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The rise of the female gamer


open letter to gaming community, misogyny, rising numbers of female gamersBig name game companies running out of excuses for creating games with no credible female characters.

New research into gaming habits in the UK has found that female gamers now outnumber men.

And this growing popularity of gaming among women could mean that the industry will become more inclusive and less tolerant of sexism.

The study, commissioned by the Internet Advertising Bureau (IAB), revealed that women make up 52 per cent of the gaming audience, a 3 per cent increase from 2011.

Although the rise of smartphone and tablet use is thought to have influenced this figure, the study also found that 56 per cent of female gamers have played on a console.

This is significant because big name game companies are running out of excuses for creating games with no credible female characters, or with dated, sexist tropes which purposefully exclude women from what has long been seen as a ‘boy’s club’.

Now they will no longer be able to cling on to claims that women aren’t interested in gaming, or that it is too time-consuming or complicated to animate female characters and costumes.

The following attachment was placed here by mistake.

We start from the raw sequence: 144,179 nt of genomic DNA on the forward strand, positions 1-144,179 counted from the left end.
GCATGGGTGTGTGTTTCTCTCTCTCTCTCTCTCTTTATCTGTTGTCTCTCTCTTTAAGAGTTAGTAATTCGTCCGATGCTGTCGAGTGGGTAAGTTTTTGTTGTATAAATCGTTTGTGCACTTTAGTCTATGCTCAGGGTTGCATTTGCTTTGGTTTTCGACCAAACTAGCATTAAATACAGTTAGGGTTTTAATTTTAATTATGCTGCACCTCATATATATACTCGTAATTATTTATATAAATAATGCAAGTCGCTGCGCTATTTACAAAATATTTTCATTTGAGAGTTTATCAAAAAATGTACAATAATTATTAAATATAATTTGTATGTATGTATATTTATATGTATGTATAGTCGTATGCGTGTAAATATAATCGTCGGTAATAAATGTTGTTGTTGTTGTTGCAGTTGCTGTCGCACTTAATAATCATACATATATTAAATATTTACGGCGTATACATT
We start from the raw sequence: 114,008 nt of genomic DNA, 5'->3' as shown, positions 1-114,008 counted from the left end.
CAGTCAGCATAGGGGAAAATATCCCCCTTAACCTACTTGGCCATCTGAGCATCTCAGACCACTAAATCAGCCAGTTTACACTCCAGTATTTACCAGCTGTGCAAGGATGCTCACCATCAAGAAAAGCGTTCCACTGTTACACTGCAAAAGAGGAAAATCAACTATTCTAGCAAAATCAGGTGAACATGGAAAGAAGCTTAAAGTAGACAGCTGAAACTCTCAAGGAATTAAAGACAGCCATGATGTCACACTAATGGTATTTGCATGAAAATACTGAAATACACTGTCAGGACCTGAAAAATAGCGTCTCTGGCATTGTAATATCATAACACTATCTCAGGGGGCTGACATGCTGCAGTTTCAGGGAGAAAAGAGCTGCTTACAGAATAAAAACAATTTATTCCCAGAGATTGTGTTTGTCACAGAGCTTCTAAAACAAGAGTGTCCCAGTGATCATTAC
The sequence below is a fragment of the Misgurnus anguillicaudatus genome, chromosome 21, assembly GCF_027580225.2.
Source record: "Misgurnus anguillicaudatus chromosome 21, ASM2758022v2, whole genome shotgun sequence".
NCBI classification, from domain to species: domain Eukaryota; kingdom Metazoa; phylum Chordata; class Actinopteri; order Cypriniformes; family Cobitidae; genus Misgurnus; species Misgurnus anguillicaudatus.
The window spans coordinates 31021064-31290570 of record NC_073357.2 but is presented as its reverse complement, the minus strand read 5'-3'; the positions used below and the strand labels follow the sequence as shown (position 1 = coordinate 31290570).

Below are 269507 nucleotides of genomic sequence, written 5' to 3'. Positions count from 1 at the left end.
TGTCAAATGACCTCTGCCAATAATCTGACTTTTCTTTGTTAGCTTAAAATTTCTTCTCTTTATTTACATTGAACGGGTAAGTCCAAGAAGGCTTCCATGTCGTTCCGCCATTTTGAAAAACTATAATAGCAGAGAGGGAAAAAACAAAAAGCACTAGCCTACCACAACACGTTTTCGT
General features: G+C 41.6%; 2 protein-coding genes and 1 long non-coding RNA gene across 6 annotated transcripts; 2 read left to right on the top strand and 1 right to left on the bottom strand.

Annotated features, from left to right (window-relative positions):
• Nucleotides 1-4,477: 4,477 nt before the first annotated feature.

Anita Saarkeesian is one person who has railed against the sexism in games culture in her web series Tropes vs Women.

In response to the series, Saarkeesian has faced an onslaught of sexist comments from outraged male gamers, and threats to herself and to members of her family.

Indie game developer Zoe Quinn has also faced a similar backlash following the release of her game Depression Quest, with gamers sharing her personal details and making harassing phone calls to her parents.

The fact that gaming has become so popular amongst women could mean that such instances of misogyny will not escape without a fight.

The Zoe Quinn backlash sparked what is being referred to as ‘Gamer-gate’ with both women and men in the industry showing their support to Quinn and Sarkeesian.

The recent launch of a petition to end harassment is a glimmer of hope that the gaming community could be steadily becoming more inclusive.

In an ‘Open letter to the gaming community’, Andreas Zecher wrote: ‘We believe that everyone, no matter what gender, sexual orientation, ethnicity, religion or disability has the right to play games, criticize games and make games without getting harassed or threatened.

‘It is the diversity of our community that allows games to flourish.’

The sense of solidarity and community amongst women in gaming is on the rise.

Social networking sites like Tumblr are helping women to connect with each other and to create their own space in a sphere that would have otherwise excluded them.

More and more panels and conventions feature all-female lineups.

With so much creativity and active, inspiring discussions taking place, it is clear that feminism is well and truly making its presence felt in gaming culture.

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